Jonathan Swift [1667-1745] in his book, “Gulliver’s Travels” [1726], described Australia long before the voyage of Captain James Cook RN [1770], with information which could only have come from ancient Chinese writings on the mysterious southern continent. He also described a primitive hairy race that inhabited that land as the Yahoos.

Jonathan Swift
Photo courtesy of the British Information Service, London UK.

The Yowie Mystery - Living Fossils from the Dreamtime.

Copyright © 2007 by Rex Gilroy
All rights reserved
First Edition

Rex and Heather Gilroy are recognised internationally as Australia’s foremost relict hominid researchers. This book celebrates Rex Gilroy’s 50 years as the ‘father’ of Yowie research. Rex and Heather are also recognised internationally as one of the world’s foremost husband and wife research teams in the field of ‘Unexplained’ mysteries.

These daring and outspoken researchers are no friends of the Australian hard-core, narrow-minded scientific establishment, who would prefer that books of the kind produced by the Gilroys were prevented from publication.

When not carrying out field work, Rex and his wife Heather [a Registered Nurse/Midwife by profession] are at home writing books, surrounded by their huge reference library of books on all manner of scientific subjects. Besides their many and varied researches, Rex and Heather Gilroy are also involved in community service work as members of the Rotary Club of Katoomba.

Dead Horse Gap, near Thredbo. This wild region of the Snowy Mountains has been a “hairy man” locale since the first years of 19th century settlement hereabouts.

During June 1999 a stockman was riding his horse through wild scrub overlooking the road near where this photo was taken, when he spotted a number of “huge man-like footprints” in a mud patch.

Dead Horse Gap
Photo copyright © Rex Gilroy 2007

Excerpts from - "The Yowie Mystery" - Living Fossils from the Dreamtime.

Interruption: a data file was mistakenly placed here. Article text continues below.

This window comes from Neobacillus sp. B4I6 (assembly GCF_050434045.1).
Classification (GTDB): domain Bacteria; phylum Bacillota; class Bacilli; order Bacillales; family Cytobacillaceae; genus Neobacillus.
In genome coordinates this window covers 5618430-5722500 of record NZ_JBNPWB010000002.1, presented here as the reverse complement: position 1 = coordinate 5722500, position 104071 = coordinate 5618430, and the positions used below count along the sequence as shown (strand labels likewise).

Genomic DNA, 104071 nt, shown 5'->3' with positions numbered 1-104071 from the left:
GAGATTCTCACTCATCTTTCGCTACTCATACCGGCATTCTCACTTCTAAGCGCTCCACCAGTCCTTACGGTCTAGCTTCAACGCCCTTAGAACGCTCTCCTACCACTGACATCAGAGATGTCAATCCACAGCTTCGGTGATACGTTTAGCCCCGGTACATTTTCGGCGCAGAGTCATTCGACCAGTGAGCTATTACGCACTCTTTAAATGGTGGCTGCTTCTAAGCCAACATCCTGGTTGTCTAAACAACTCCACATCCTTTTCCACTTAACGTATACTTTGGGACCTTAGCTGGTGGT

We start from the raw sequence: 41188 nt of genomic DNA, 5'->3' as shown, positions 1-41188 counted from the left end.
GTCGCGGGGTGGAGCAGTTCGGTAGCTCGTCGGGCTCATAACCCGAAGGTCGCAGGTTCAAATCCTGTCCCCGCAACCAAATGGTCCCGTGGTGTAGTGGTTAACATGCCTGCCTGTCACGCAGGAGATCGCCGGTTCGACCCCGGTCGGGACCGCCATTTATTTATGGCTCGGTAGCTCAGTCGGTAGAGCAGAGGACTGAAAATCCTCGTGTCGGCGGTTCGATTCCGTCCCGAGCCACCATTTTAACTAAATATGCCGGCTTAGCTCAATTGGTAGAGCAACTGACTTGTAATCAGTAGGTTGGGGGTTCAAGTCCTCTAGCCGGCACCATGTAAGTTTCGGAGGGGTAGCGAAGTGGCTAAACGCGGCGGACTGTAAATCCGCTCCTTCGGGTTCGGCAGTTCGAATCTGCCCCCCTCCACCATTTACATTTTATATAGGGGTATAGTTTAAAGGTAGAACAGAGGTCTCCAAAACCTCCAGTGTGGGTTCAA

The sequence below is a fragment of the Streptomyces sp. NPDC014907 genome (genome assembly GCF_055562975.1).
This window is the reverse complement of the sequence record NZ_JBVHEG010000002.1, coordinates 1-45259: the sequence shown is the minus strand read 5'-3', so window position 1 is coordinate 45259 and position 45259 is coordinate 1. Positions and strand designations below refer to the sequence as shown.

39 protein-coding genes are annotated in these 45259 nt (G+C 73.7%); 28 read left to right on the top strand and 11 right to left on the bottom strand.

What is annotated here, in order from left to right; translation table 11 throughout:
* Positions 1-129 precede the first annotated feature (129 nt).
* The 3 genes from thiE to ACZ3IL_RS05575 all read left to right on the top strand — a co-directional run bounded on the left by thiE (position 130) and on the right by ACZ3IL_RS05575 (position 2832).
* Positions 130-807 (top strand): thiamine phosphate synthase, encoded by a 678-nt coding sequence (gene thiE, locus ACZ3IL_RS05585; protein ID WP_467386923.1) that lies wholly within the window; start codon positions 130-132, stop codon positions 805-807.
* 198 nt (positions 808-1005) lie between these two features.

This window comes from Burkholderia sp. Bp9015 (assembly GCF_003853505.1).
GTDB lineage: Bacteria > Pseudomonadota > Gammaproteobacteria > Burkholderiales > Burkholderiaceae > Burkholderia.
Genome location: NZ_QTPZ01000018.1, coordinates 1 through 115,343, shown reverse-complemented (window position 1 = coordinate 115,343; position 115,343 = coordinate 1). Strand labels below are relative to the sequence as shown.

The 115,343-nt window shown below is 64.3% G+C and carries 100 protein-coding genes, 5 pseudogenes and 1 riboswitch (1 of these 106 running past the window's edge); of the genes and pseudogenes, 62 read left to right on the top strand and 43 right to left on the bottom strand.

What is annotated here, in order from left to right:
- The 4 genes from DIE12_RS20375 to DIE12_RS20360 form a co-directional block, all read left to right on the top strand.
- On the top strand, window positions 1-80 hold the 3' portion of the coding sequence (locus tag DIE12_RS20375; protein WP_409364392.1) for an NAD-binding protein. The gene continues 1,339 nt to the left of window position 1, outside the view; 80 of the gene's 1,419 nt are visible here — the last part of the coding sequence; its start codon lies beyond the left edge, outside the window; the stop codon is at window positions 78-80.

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No study of our primitive human-like ancestors is complete without knowing something about the environment in which they lived. Because we are primarily concerned with the ‘unknown’ Stone-Age past of pre-Aboriginal Australia, we shall confine ourselves to our part of the world. As the authors have evidence to hand pointing to a Miocene-Pliocene primate/ancestral hominid fossil record within Australia, linked to a new theory involving the continental break-up in geological times, and which we shall turn to in the following chapter, we shall here confine ourselves to a picture of life in those times…

Throughout the Tertiary Period, which began around 65 million years ago and covered the next six epochs, as discussed in the next chapter, Australia was invaded by the sea. It had retreated during the previous Oligocene epoch, but advanced again shortly before the beginning of the Miocene epoch. The most extensive flooding took place in the southern part of Australia. Elsewhere rainforests were gradually replaced by more arid-adapted woodland and savannah expanses. The Mammalian fauna at this time included grazing diprotodontians: at least four genera of Marsupial Lion; the Thylacine; giant flightless birds such as Dromornis australis and other megafauna.